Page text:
Record-setting Woodland eyes major breakthrough at US Open

Pebble Beach (United States) (AFP) –


Gary Woodland, who couldn't muster a top-10 finish in his first 27 major championship appearances, takes a two-stroke lead into the weekend at Pebble Beach eyeing a US Open title that once seemed all but impossible.

The 35-year-old American, ranked 25th in the world, is a three-time winner on the US PGA Tour, but no one's ever been tempted to tag him with the "best-player-never-to-win-a-major" label.

He admitted it once rankled to be known only for his booming drives, and says it's improvements in his short game and his putting that have seen him contend at the PGA Championship the past two years and, now, on an iconic US Open course.

"It's nice to be putting the results up so people can change the narrative a little bit," he said. It was 0-27 top-10s in majors. The narrative is going to be a long hitter. It's nice to come out well and change that."

Woodland had six birdies without a bogey in a 65 to match the best US Open round ever shot at Pebble Beach, achieved first by Tiger Woods in 2000 and matched by England's Justin Rose on Thursday.

Woodland's nine-under par total was one stroke better than Woods posted on the way to his crushing 15-shot triumph in 2000.

It's rare company to be in, but Woodland hasn't arrived at this point entirely without warning.

He held the 36-hole lead in the 2018 PGA Championship at Bellerive before settling for a tie for sixth.

He was tied for eighth at the PGA Championship last month at Bethpage Black.

- Monkey off his back -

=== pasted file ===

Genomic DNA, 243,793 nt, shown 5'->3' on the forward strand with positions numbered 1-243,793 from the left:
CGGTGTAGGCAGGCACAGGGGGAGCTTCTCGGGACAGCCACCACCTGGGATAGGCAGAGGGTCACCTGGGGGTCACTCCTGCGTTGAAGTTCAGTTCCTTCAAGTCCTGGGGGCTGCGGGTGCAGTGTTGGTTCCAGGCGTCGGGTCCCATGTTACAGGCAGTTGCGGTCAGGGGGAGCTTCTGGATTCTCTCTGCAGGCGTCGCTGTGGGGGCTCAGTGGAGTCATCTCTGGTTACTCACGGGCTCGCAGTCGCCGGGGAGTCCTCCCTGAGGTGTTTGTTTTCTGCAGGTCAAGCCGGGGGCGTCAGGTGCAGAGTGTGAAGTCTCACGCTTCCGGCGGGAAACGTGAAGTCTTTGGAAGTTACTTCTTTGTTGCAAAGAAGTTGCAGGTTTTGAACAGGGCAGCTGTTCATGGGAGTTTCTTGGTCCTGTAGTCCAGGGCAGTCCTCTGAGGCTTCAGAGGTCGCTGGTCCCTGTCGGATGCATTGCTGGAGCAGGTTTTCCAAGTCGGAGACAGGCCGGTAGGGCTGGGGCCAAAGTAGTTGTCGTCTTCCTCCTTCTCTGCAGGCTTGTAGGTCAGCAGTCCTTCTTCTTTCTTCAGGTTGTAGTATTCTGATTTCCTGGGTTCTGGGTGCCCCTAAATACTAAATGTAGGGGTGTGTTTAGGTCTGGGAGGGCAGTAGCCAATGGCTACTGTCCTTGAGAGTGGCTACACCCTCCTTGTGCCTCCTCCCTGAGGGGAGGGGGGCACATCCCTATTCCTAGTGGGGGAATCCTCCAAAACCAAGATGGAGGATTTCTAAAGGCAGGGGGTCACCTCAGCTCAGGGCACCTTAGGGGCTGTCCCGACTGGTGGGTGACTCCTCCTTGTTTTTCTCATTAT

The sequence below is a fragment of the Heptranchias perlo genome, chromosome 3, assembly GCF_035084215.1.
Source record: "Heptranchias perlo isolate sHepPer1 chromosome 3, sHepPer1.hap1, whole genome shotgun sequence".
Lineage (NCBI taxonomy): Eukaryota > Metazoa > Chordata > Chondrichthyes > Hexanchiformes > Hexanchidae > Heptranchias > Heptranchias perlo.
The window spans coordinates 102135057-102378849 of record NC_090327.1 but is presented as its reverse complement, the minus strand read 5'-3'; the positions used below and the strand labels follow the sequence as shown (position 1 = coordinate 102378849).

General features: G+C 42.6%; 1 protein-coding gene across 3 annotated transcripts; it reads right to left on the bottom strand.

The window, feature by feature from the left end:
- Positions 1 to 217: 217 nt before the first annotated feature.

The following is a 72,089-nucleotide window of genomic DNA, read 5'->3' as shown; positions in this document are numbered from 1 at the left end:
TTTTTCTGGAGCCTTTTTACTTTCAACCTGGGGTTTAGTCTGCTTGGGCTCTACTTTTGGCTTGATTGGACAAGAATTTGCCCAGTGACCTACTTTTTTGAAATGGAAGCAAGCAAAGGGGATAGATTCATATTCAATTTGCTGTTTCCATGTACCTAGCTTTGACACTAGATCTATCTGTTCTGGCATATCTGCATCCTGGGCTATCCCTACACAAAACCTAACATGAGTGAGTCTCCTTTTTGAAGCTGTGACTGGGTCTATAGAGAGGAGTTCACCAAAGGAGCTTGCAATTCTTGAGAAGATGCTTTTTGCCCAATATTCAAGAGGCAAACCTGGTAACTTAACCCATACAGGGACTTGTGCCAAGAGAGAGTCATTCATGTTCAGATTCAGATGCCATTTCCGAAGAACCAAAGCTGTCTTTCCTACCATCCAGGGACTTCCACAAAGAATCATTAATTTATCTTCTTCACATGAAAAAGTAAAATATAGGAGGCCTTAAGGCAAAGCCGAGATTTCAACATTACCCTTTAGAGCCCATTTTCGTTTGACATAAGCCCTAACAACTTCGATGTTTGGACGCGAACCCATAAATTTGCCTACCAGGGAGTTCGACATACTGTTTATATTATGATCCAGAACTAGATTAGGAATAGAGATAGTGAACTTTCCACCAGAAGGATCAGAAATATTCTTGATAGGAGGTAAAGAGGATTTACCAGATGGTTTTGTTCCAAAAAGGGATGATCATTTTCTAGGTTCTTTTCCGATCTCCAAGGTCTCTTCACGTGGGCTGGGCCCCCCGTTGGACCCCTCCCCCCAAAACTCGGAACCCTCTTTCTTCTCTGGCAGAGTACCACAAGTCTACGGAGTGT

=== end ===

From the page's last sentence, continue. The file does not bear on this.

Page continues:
"Short game has come around," he said. I've always been a pretty good ball-striker, I've relied on my ball-striking my whole career, athletic ability.

"But the short game and putting has kind of held me back. PGA last year I made a lot of putts, especially early in the week. Obviously it was nice to finish the top-10 and get that monkey off the back."

He said he learned a lot at Bellerive, especially how to contend when his ball-striking wasn't at its best.

"I have other things that can pick me up," he said. "That's been a big confidence boost for me, knowing I don't have to be perfect I can still contend and have a chance to win."

Woodland made a steady climb up the leaderboard, teeing off on 10 and making birdies at 12 and 16.

A birdie at the first put him within a shot of the lead, and he matched it at the par-three fifth where he jarred a 15-footer.

At the par-five sixth he reached the green in two, and two-putted from 21 feet.

He kept his nerve on the toughest holes on the course -- eight and nine, saving par from the greenside rough at the eighth before an unlikely closing birdie at the ninth where his tee shot was in a fairway divot.

"I didn't want to give a shot back," he said.

Woodland said his experience at last year's PGA Championship, when he played with eventual winner Brooks Koepka and with Woods on the weekend, would stand him in good stead as he tackled the weekend at Pebble Beach.

"You can't get caught up in what's going on around you," he said, adding that he'd "never seen anything like" the hubbub that surrounds Woods during a round.

"I played in a basketball arena with 16,300 people right on top of you," he said of his college playing days. "There was nothing like that.

"You learn to slow your breathing. Adrenaline is a huge deal. You learn to stay within yourself and what you have to do to calm yourself down and stay within your game plan."